When I created my first automated house many years ago, I too created standard keyboard layouts like you, but I never really ended up using them. Since those X-10 days, technology has moved forward, and I now use UPB. I think its a great technology because its so flexible. Simply Automated makes switches where you can change the faceplate so the same switch can have 1 switch, or two or three or four, or you can one switch and four buttons or even 8 buttons. And you program it all from a free program running on a PC. One other nice feature is that you can have a single click and double click perform a different function. Press the top rocker, and the light turns on, double click and all lights in the room turn on. Click the bottom, and that light goes off, double click and they all go off. This is just an example, as you can do just about anything, and you don't even need a central controller. Scenes work too, but if it were me, you only really need a keyboard in one or two locations in your house, and maybe not at all.

If you add a smart controller, this eliminates the keypads even more. I use a HAI security controller and can walk over to any security keypad to control any light, or scene. But I seldom even use that. I drive my car into garage at night, and use a keyfob to deactivate the security system. The security system tells Homeseer I'm home, and it turns on my inside lights. As I move from room to room, Homeseer determines what activity I'm doing and it changes the scenes. I go to bed, press one keypad button and my lights go out, security system is activated, etc. So for the evening, I've pressed one keyfob button and one keypad button and nothing more, yet all 35+ lights were controlled. Rarely do I ever even touch a switch.

The moral is, make it simple but flexible, and live in it before you commit to anything, because what you now think home automation is will be much different than what you find out home automation really is.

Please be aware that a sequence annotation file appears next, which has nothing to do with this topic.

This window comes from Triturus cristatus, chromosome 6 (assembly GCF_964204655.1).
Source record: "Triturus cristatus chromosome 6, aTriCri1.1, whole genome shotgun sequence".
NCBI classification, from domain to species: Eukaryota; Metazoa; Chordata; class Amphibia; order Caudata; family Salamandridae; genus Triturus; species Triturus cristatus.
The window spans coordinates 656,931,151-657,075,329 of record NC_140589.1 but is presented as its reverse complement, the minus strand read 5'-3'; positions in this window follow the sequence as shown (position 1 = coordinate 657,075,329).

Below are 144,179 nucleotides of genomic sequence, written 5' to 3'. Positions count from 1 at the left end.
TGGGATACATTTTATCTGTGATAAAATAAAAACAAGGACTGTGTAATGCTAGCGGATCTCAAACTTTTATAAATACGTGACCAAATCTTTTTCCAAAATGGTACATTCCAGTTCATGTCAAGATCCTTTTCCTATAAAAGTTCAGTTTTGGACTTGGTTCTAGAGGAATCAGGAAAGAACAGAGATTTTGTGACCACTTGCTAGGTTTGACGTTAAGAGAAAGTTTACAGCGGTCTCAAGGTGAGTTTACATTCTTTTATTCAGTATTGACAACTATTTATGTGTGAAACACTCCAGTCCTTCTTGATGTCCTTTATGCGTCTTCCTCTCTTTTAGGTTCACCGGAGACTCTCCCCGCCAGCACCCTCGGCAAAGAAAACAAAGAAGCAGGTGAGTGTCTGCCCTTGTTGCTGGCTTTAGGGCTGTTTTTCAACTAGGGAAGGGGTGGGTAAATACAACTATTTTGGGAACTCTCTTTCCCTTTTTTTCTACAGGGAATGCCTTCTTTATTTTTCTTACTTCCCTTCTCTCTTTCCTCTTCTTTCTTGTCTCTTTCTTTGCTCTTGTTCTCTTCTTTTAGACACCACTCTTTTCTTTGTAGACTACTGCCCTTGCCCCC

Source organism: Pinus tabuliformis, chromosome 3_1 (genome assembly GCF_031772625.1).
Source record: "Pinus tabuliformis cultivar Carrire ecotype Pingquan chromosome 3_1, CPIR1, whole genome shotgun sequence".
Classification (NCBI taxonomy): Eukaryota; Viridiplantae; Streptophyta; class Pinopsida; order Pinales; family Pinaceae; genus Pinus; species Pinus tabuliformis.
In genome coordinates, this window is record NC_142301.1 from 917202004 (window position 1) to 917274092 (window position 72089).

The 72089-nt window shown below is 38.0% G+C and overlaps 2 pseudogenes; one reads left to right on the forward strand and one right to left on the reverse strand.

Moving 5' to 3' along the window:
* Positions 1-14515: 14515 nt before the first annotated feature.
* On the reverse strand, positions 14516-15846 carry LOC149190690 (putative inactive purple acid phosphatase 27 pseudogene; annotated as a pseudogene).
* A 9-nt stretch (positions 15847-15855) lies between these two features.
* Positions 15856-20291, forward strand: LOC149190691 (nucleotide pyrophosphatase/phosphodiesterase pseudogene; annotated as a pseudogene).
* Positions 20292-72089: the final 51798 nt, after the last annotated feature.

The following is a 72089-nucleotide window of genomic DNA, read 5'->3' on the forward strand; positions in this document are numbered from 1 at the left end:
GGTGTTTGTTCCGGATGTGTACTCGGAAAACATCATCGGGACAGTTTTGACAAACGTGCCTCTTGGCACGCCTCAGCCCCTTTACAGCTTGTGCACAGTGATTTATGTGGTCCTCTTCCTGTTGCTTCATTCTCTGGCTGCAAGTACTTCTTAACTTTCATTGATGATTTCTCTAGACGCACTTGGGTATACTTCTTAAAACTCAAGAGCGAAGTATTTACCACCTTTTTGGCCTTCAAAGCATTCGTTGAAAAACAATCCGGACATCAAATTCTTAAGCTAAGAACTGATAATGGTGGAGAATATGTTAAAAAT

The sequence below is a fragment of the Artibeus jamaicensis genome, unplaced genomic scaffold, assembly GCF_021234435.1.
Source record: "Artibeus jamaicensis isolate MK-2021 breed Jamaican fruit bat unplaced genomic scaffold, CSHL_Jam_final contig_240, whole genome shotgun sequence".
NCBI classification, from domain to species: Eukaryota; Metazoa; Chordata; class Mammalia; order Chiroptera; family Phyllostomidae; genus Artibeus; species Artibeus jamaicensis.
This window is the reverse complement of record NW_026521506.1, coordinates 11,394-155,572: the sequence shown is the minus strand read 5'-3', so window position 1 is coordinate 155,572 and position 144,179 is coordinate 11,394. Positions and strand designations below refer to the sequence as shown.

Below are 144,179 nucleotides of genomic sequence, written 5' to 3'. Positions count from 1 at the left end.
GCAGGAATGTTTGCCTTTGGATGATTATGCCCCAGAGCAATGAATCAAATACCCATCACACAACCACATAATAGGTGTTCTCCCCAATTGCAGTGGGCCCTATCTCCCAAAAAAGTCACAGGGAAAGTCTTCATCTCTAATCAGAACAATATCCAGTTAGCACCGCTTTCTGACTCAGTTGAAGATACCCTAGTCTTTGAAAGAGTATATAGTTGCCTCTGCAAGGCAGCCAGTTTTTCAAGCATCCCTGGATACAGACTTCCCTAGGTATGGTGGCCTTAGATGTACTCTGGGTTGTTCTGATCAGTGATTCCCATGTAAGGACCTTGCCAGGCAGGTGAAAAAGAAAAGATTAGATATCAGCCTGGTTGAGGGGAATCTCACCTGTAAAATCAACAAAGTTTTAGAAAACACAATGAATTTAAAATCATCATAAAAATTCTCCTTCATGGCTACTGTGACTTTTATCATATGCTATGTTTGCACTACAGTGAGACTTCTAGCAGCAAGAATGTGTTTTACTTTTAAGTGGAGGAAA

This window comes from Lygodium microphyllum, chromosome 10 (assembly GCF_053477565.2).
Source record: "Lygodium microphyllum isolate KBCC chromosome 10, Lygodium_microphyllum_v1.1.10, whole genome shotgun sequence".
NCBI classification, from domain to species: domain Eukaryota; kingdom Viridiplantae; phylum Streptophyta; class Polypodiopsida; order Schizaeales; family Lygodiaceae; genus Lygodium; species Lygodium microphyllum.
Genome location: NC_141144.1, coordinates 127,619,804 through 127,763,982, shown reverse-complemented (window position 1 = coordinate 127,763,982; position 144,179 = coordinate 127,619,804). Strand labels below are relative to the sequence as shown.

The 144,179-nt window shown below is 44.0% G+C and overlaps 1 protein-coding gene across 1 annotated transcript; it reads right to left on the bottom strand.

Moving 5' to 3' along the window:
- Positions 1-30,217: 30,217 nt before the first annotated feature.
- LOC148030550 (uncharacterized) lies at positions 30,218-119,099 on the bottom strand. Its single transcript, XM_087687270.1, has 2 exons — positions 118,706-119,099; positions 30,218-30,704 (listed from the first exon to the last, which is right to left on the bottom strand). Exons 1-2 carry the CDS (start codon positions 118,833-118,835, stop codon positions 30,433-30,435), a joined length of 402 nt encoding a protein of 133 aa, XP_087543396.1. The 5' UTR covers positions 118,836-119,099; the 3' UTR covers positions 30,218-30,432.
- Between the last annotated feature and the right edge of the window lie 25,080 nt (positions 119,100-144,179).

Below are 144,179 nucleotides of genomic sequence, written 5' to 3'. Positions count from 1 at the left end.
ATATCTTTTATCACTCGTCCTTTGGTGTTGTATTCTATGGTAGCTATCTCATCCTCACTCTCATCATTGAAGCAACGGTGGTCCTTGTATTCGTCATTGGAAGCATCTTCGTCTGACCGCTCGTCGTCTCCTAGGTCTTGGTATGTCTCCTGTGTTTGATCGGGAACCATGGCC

rbroders

Active Member
Controlling "all" of the loads in a room is definitely a scene. Any time one button is controlling more than one load it is a scene. You can also have a scene with only one load if you use the lighting system's scene mechanism instead of its direct load control mechanism.

You sound like the all on button would be a simple on/off whereas the load buttons would be dimmers. This is where you start to run into the problems that really annoy my wife: buttons that look exactly the same behave differently: press and hold this one and the lights come on and then start to dim, press and hold this other one, and they just come on. Frankly the way the buttons behave is very important, but nobody talks about it much. You don't really learn all of the gory details until you get the system up and running.

I'm sure you are aware of the dreaded X10 preset dim problem. Some X10 switches remember their last dim state. The first press restores that state. People dim the switch way down because they hold the button down too long when they try to turn the switch off. Then they try to turn it on later, and get pissed when the lights don't turn on. Of course they are on, just really dim. Just an example of how advanced features can really screw up inexperienced users (like the maid).

Regarding the "inaccurate load status" scene reporting issue, I didn't create a new thread, just an entry in the AVSForum thread you started. My big concern is good integration between the Automation system and the Lighting system. I'd like to know the state of the lights at all times. Most systems report load status when users press the load buttons, but have problems reporting loads status when scenes are used to control lots of loads at once. Check out: this. The doc only hints at the limitations, unfortunately. When I asked specifically about EDT iLine, they said load status after scenes are invoked is unknown. I asked if any harwired lighting system provided that functionality and they said simply that the M1 has limitations with each of the hardwired systems they support. The work-around is to implement scenes in the M1 (when receive B1 ON, send L1 ON, L2 Dim 50%). As long as you aren't controlling too many loads per scene, it should be fine.

--Bob

P.S. I believe EDT iLine has the preset dim problem as well, but the switches all have LED level indicators, so you can see what is going on at least.